With Fawad Khan being a no-show (that’s another story altogether) and Mahira Khan not performing, the biggest star on stage that night was Ali Zafar and though he wasn’t scheduled to perform, he stepped up and gave fans in the stands something to go wild over. Ali went through a brief medley of his favourite songs, even having Aima Baig and her amazing vocals accompany him on the Teefa OST, and it was evident that this was his big moment, his grand return to stage.

Another cute surprise was Manchester-based co-host Mani Liaqat, who had been flown down for the event, and was undoubtedly one of the funniest people on stage. His humour flowed naturally and his Punjabi/Urdu/English humour had everyone in fits and giggles.

Each high was accompanied by an equally disappointing low. The show was running terribly late (one could blame Fawad Chaudhry and many of our stars for making really long speeches), resulting in Hira Mani, Strings, Urwa and Farhan Hocane’s anticipated performances being compromised. Apparently Urwa and Farhan were going to unveil the Tich Button teaser at the Arena; that couldn’t materialize and needless to say, they must have returned quite upset with nothing but a few selfies taken in a private jet to show for their trip.

What about the merit of the awards?

I wouldn’t even go there because PISA, as an award show, had very little merit. Other than Omair Alavi, there was no credible person from the Pakistani entertainment industry (especially media) on the jury. The award categories lacked consistency; some categories had no nominees while some had 10. There was no audio-visual introduction to the nominees. The voting process was not clear. There were four Lifetime Achievement recipients; it’s customary to honour ONE person at a time. It’s always pleasing to be recognized for one’s efforts and those who walked away with PISA trophies were happy; some were even deserving. It’s the nature of the beast that those who don’t win will always complain but it would have been nice had there been some method to the madness.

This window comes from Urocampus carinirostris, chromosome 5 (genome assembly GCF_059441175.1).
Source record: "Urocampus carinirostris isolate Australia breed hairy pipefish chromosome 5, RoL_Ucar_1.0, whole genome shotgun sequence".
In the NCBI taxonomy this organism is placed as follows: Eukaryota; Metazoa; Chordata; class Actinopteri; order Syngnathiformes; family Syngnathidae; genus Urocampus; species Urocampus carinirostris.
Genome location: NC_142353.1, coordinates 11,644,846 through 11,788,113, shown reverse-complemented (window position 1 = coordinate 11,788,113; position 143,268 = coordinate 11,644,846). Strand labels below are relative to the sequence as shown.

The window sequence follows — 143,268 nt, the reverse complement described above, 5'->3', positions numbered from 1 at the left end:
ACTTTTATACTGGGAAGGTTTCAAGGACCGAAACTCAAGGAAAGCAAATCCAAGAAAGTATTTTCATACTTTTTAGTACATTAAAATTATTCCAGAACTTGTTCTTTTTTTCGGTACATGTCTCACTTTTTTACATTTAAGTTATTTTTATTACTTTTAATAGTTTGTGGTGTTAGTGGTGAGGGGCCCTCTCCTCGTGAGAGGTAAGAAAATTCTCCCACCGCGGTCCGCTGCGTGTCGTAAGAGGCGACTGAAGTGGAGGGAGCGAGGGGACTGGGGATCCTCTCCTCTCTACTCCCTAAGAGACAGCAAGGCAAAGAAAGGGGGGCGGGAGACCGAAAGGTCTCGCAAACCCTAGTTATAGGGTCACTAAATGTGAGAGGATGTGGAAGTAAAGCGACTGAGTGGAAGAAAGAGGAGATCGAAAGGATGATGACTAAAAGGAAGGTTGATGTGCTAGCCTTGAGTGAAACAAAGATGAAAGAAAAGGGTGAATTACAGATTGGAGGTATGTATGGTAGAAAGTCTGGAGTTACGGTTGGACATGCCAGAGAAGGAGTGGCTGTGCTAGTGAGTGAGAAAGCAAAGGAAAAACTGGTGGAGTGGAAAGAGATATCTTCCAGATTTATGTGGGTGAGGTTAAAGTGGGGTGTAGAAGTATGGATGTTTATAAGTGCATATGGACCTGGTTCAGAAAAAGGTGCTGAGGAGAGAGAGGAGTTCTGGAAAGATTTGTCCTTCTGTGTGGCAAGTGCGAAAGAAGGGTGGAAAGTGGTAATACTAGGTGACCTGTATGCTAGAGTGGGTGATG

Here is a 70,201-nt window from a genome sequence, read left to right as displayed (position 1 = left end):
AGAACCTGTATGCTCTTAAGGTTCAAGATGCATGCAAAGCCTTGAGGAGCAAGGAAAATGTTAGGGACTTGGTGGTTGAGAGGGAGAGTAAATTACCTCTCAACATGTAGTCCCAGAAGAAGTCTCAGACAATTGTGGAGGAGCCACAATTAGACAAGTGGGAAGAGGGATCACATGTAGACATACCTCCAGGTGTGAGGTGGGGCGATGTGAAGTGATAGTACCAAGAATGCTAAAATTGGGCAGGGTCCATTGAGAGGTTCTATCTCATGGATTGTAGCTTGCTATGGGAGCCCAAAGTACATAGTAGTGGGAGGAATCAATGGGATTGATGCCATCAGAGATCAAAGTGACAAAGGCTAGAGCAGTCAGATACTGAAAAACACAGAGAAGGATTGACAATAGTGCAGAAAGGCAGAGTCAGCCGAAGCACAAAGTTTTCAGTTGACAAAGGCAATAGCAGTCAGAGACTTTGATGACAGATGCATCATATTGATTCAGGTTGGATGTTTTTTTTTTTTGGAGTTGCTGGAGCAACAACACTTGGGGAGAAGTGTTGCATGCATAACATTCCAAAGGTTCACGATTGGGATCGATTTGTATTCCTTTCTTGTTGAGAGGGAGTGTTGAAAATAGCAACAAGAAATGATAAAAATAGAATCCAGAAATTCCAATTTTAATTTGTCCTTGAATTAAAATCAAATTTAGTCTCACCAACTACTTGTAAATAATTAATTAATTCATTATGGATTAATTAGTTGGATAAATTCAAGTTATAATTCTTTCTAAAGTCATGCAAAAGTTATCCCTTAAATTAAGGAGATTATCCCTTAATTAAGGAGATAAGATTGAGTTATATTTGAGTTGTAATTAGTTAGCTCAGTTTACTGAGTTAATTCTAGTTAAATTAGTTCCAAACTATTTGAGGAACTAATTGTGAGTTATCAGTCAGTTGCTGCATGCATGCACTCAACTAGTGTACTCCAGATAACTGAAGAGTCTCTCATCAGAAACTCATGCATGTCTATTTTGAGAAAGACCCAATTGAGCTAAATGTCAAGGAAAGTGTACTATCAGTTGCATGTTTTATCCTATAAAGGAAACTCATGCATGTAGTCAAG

The evening ended well past 3am and as the Arena officially shuts down at midnight, one can only imagine the kind of surcharge that was being paid to keep it alight. Rumour had it that the organisers were paying a hundred thousand Dirhams per hour after midnight to keep the electricity on. Again, the on-ground dynamics kept it going; the light and sound and stage was truly dynamic. The fact that the stands were populated by animated, interactive fans kept things buzzing. The arena had a well-stocked cafeteria so food and drink was no problem; people were happily well fed and satiated (unlike the starvation they often suffer at local shows). And of course, there was major star power at the event. Millions of dollars must have been spent on hospitality and event management, from start to end, so it’s actually really unfortunate that it hadn’t been spent sensibly. No one invests this kind of money and makes this big an effort for a bad review and general disgruntlement.

So, what now?

An official post-event press release issued an apology for the miscommunication that certain stars suffered. And it reassured that next time would be smoother, meaning that this was not a one-time affair and there would be a next time. I have to say, conclusively, that investment is a major concern when planning similar events in Pakistan but here we had someone who was willing to invest in projecting Pakistani talent. Autonomy is another major concern at award shows in Pakistan; except for the Lux Style Awards, channel-operated award shows are hosted to honour and celebrate their own successes only. Hum Awards, for example, will not recognize Mere Paas Tum Ho, an ARY blockbuster and vice versa. PISA may be aired on ARY but it was not channel directed and thus did nominate and recognize artistes from across the spectrum. These were PISA 2020’s redeeming factors and one sincerely hopes the organizers will learn from their mistakes and build on their strengths to ensure a truly international level event that it surely has the capacity to become.